Draft EU plans for demand response are “incompatible with market principles”, a new study has warned.
The study by consultants DNV GL claims the commission’s new draft electricity directive could cut the “economic efficiency” of demand response and distort the energy retail market.
The draft director aims to stimulate the adoption of demand response by creating a framework for a new player in the electricity value chain, dubbed the aggregator, who will combine customer loads and generated electricity for trading on the energy market.
But the study warns in its current form, the directive would rule out any financial compensation to stakeholders for the economic disadvantages caused by freeriding aggregators.
It also claims the director would limit the economic effectiveness of demand response.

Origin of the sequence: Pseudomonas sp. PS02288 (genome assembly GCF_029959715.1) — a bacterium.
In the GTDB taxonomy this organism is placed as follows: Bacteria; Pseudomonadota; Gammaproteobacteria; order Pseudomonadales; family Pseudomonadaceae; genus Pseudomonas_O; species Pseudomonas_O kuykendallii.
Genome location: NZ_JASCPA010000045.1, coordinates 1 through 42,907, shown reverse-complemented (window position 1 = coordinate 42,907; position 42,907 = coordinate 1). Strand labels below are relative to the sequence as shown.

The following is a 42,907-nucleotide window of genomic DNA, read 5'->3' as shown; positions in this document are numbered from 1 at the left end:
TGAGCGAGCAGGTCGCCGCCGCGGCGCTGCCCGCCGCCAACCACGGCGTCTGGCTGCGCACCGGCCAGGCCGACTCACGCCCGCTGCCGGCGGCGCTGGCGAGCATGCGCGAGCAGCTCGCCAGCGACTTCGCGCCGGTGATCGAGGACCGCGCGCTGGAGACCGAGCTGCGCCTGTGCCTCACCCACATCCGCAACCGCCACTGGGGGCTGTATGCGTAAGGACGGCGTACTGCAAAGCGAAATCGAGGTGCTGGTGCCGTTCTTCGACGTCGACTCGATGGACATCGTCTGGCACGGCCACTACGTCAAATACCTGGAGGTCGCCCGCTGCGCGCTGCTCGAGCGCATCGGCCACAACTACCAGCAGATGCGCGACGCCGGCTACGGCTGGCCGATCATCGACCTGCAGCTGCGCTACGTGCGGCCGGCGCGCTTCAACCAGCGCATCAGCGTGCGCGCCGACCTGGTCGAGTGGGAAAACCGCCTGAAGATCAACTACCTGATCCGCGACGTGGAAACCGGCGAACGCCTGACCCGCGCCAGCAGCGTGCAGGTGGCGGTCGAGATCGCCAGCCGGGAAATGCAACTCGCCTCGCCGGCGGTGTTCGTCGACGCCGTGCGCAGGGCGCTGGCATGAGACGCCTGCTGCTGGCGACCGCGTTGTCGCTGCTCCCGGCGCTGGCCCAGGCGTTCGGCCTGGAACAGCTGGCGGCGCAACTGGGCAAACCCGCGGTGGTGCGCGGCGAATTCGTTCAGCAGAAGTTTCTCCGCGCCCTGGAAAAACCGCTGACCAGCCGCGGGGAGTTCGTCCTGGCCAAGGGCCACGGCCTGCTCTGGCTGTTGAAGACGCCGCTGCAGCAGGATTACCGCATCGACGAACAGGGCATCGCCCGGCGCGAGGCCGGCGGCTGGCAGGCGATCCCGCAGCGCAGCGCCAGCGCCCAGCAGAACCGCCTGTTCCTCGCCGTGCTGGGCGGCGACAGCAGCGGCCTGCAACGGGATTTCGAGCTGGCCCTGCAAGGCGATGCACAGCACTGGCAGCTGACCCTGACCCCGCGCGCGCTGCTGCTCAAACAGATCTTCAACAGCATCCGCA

Instead, the study recommends the directive be amended and resolve the bulk energy issue by fully compensating the supplier, allowing member states to set the most appropriate rules at national level.
“The EU is right to encourage the establishment of independent aggregators to enable more people to benefit from demand response” said DNV GL’s executive vice-president for central Europe and the Mediterranean, Andreas Schröter.
“Yet by disadvantaging players affected by aggregator-triggered demand response actions, the draft directive effectively makes it possible for aggregators to get a free ride at the expense of others. This could mean consumers are faced with higher tariffs for demand response, limiting its attractiveness and uptake.”